Novel injection based joineries can be the next step in autonomous robotic-fabrication to create new kind of complex structures with a hidden connection. They can fasten the process of prefabrication of strong assembly-nodes without the human touch.

The inspiration for these novel injection based joinery comes from disparate backgrounds of traditional wood-joints and contemporary injection molding machines used in the manufacturing industry.

Figure 1. Harmony between injection-molding in Engineering and wood-based joineries in Architecture

The proposed advances in construction in the literature focus on the prefabrication of timber elements while relying on human dexterity for the final assembly. However, proposed injection joineries are inspired from the completely automated systems of injection molding. Thus injection based joineries can transcend this unabridged automation to the world of timber-construction.

Figure 2. Process Diagram for the proposed Robotic Injection-based joineries

Different conical 3D-dovetail designs for the joints were explored for the injection-based joinery as described below. They relied on a negative draft angle based geometry to prevent decoupling between the two materialities.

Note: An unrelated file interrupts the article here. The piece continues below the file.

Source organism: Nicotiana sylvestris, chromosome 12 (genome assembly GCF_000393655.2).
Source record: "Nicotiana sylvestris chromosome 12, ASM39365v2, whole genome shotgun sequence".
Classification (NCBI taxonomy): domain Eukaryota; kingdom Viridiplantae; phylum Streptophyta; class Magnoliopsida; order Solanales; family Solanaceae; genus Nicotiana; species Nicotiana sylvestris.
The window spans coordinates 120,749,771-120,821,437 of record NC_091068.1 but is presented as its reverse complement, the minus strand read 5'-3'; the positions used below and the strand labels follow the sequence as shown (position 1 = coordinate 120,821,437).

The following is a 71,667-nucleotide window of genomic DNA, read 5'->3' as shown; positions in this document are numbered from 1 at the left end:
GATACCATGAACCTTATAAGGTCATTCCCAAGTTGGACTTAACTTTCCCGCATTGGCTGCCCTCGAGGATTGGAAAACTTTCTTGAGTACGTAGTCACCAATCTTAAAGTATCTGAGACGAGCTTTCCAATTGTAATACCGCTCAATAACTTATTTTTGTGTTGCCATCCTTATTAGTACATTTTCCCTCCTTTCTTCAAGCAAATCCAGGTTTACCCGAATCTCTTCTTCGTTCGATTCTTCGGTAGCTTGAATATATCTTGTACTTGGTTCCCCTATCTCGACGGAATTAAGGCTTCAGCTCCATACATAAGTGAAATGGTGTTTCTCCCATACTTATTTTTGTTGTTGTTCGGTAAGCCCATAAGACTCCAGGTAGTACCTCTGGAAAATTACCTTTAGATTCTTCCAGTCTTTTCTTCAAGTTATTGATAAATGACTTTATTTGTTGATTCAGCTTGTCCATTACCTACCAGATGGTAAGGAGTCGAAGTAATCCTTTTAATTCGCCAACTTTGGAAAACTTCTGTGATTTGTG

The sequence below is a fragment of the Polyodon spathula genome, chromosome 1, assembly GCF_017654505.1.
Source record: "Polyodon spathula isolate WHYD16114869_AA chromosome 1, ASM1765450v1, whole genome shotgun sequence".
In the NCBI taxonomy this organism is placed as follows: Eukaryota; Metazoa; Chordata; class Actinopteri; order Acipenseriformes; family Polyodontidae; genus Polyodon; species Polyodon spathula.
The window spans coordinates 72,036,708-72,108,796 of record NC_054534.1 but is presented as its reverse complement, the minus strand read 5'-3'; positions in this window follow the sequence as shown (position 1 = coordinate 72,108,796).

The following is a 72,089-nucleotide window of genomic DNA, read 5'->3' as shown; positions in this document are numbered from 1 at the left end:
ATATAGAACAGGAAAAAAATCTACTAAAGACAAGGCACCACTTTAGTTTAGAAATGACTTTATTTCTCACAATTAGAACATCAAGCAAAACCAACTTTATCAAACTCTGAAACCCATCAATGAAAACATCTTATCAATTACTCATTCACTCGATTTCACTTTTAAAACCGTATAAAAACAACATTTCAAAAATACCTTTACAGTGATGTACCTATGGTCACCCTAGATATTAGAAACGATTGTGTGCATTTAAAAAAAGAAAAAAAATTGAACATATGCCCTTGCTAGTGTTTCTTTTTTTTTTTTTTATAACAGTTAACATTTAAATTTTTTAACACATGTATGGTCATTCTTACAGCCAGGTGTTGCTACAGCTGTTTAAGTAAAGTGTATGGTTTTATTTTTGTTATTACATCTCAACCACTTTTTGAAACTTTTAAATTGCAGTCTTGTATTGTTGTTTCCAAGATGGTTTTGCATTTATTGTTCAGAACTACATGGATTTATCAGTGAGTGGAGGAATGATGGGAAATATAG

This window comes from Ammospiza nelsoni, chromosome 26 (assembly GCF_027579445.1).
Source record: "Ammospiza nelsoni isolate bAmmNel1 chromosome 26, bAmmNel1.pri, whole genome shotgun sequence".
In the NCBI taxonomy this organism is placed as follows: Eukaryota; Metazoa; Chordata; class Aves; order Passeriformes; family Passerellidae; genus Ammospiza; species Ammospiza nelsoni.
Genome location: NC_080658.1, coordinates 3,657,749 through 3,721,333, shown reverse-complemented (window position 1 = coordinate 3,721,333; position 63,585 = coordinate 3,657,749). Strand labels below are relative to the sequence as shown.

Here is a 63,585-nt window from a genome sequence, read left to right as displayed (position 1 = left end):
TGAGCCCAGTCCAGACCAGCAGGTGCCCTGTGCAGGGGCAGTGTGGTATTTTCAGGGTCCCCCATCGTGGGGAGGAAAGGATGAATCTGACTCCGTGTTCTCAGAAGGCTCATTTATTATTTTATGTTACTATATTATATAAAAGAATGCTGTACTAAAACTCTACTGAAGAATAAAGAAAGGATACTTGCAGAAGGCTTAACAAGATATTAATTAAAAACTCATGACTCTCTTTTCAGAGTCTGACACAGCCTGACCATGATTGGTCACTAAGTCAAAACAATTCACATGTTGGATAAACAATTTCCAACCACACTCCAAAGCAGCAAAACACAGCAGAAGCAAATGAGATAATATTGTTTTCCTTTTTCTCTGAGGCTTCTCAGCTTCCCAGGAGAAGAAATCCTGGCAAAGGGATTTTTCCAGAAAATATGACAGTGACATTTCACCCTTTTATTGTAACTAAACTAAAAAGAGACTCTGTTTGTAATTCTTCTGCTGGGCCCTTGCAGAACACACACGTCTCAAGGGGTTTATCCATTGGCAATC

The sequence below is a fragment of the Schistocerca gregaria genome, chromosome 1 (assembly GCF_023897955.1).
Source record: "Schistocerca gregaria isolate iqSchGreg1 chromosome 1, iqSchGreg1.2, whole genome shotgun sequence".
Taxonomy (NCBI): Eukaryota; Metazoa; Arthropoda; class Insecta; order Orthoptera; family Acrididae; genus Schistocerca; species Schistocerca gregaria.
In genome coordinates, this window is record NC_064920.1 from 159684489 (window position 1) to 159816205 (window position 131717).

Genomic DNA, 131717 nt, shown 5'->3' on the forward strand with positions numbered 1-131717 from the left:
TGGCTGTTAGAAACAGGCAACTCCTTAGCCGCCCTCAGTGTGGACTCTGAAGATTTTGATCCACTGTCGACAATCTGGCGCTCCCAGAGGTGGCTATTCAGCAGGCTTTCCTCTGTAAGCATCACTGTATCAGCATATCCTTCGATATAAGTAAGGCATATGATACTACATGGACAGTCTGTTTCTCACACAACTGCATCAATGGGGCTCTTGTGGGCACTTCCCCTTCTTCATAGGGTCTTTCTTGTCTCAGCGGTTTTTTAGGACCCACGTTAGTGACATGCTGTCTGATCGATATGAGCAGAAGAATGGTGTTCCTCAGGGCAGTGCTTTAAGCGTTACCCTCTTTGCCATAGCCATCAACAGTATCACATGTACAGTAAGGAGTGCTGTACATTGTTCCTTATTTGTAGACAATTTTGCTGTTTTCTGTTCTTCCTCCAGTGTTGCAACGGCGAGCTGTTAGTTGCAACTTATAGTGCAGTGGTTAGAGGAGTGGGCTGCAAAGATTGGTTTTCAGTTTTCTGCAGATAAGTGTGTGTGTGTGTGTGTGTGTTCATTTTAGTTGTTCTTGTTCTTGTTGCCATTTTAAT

Figure 3. Joint Designs

Finally, a rectangular dovetail was used for further exploration.

Figure 4. Final Joint design

After the joint design, the next step was to choose a suitable material for injection into the wood. There were two primary classes of materials that fit the application:

  1. Thermo-plastics (Like PLA, ABS..)
  2. Thermo-setting polymers (Like polyurea, polyurethane..)

These materials were tested in a casting based test joining pieces of wood. A mixture of waste thermoplastics was melted and cast while Smooth-On Onyx Fast was chosen as the thermosetting polymer due to its high joint strength and low elastic modulus. The cavities were milled on a 3-axis milling machine.

Figure 5. Thermoplastic and thermosetting material casting tests

After the structural rigidity and of the injected thermosetting material was termed satisfactory, injection tests were carried out to test the material viscosity. Different geometries of the cavity were manually fabricated and the polyurethane was injected through the inlet. It was established that a 5mm hole was enough to inject the thermosetting material.

Figure 6. Thermosetting Material Injection Material Test

Finally, the challenge of robotic fabrication was assembled. Standard (45x45mm) lumber is sawed at angles of 60 degrees about 1 meter in length. The ends of this lumber are milled to fabricate the described dovetail geometry. A 6-axis robot with a pneumatic gripper as the end-effector was used for this purpose. Finally, the fabricated elements are assembled to form a 2D-structure as described in the video.

Future Vision: